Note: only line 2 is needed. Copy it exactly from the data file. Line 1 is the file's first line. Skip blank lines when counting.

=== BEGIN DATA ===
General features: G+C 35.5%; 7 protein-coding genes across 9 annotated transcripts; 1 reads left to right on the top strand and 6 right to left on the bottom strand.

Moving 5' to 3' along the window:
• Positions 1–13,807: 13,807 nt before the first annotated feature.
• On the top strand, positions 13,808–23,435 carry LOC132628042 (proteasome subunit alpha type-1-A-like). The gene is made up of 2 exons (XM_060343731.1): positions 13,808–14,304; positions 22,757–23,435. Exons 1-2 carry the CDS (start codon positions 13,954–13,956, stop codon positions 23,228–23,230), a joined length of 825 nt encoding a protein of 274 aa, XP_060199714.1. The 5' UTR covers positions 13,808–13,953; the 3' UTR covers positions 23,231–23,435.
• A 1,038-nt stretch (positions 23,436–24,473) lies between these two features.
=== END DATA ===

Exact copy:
Moving 5' to 3' along the window: